Following years of development of its “principles-based bond definition” and its adoption of the same at the NAIC summer National Meeting, the Statutory Accounting Principles (E) Working Group (“SAPWG”) continued to develop and clarify its resultant guidance, focused primarily on reporting matters including proposed revisions to SSAP 21R – Other Admitted Assets, reflecting additional reporting guidance for debt securities that do not qualify as bonds. SAPWG noted that its principles-based bond issue paper, which had been exposed simultaneously with the SSAP 21R revisions and which provides additional guidance for the treatment of debt securities that do not qualify as a bond, received no further comment and directed NAIC staff to continue updating the issue paper in connection with the proposed revisions to SSAP 21R.
The Capital Adequacy (E) Task Force (“CATF”) discussed a referral from SAPWG regarding the Schedule BA Proposal for Non-Bond Debt Securities. Also discussed were possible structure changes in the Bond page to reflect the split of the Annual Statement Schedule D, Part 1 into two sections for credit obligations and asset-backed securities. This proposal was also forwarded to the Working Group.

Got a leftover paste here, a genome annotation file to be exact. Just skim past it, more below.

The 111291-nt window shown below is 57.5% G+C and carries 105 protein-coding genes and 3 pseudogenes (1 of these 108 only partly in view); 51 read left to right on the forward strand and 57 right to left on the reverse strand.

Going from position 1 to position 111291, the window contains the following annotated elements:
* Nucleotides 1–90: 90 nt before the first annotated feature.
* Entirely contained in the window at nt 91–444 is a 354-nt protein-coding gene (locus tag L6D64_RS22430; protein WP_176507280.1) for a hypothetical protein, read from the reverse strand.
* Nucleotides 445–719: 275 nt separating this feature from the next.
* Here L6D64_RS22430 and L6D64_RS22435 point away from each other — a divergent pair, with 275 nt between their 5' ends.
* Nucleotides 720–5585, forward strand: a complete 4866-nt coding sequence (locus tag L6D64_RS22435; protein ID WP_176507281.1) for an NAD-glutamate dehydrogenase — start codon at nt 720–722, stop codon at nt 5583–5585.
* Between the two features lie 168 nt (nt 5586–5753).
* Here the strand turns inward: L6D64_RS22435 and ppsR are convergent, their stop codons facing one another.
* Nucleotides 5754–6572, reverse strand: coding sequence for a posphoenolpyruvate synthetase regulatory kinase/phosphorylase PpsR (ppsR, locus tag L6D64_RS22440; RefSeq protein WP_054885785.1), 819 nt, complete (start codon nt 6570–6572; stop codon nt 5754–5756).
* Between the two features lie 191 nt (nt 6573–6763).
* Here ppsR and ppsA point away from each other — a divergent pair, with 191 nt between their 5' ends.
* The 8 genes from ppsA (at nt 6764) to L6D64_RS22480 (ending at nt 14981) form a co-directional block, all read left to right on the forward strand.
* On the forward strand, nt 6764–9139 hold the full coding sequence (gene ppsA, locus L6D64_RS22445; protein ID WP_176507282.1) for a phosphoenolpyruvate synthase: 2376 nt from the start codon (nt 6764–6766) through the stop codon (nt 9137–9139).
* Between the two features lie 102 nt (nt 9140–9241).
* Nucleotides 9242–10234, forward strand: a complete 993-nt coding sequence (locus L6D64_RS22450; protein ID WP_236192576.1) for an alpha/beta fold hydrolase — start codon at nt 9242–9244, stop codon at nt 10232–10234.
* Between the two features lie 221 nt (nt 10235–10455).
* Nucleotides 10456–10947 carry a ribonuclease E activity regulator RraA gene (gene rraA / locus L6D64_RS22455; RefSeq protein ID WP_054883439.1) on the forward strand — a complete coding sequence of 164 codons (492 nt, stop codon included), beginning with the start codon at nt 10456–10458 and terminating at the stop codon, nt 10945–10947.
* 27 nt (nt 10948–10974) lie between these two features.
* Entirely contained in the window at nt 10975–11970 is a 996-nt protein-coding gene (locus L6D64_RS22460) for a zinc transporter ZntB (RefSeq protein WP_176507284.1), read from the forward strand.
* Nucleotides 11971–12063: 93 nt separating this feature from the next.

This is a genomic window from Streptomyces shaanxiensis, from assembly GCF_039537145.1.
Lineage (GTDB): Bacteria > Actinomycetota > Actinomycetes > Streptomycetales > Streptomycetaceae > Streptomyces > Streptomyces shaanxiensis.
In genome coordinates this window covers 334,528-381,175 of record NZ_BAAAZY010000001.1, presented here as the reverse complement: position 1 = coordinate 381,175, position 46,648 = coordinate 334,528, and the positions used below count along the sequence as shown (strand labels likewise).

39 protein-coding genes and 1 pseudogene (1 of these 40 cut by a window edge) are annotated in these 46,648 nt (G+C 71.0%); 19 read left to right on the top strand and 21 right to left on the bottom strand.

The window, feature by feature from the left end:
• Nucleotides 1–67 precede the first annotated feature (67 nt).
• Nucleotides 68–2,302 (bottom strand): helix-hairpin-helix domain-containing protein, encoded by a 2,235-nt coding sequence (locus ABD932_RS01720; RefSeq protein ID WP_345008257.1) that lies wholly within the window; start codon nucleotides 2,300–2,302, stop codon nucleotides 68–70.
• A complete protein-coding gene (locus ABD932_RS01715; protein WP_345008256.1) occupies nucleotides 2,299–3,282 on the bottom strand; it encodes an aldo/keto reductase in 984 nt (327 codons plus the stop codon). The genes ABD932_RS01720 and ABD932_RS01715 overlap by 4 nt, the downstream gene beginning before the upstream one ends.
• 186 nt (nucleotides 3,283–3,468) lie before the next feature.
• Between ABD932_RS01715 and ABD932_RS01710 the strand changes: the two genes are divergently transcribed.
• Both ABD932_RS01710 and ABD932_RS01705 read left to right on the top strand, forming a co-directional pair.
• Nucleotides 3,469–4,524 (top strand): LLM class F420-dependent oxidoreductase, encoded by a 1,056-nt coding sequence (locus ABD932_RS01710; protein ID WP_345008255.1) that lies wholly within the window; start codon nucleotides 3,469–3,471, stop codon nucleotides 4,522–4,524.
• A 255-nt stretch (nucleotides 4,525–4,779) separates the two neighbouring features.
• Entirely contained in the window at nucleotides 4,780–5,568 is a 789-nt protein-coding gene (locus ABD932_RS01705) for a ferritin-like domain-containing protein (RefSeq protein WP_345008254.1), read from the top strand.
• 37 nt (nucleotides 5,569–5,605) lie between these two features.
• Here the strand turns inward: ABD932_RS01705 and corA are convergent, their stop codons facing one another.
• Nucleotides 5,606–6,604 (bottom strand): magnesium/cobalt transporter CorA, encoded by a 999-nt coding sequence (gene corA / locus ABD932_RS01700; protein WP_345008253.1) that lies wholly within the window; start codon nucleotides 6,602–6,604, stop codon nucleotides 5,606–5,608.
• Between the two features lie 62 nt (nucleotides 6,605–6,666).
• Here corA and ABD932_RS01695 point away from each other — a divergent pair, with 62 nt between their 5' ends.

VOSTF considered SAPWG’s referral on the proposal to report debt securities that do not qualify as bonds on Schedule BA. SVO staff highlighted that the proposal uses existing Schedule BA reporting provisions for SVO-assigned NAIC Designations and that maintaining the status quo will align with efforts to reduce blind reliance on ratings. The Task Force agreed with the SVO staff’s recommendation to maintain its policy of allowing bond RBC factors associated with NAIC Designations assigned by the SVO to apply only to investments that have been appropriately reported on Schedule BA and to expand the application of the same treatment across all statement types, adopting the SVO’s recommendation as its own and issuing the same to CATF for its consideration.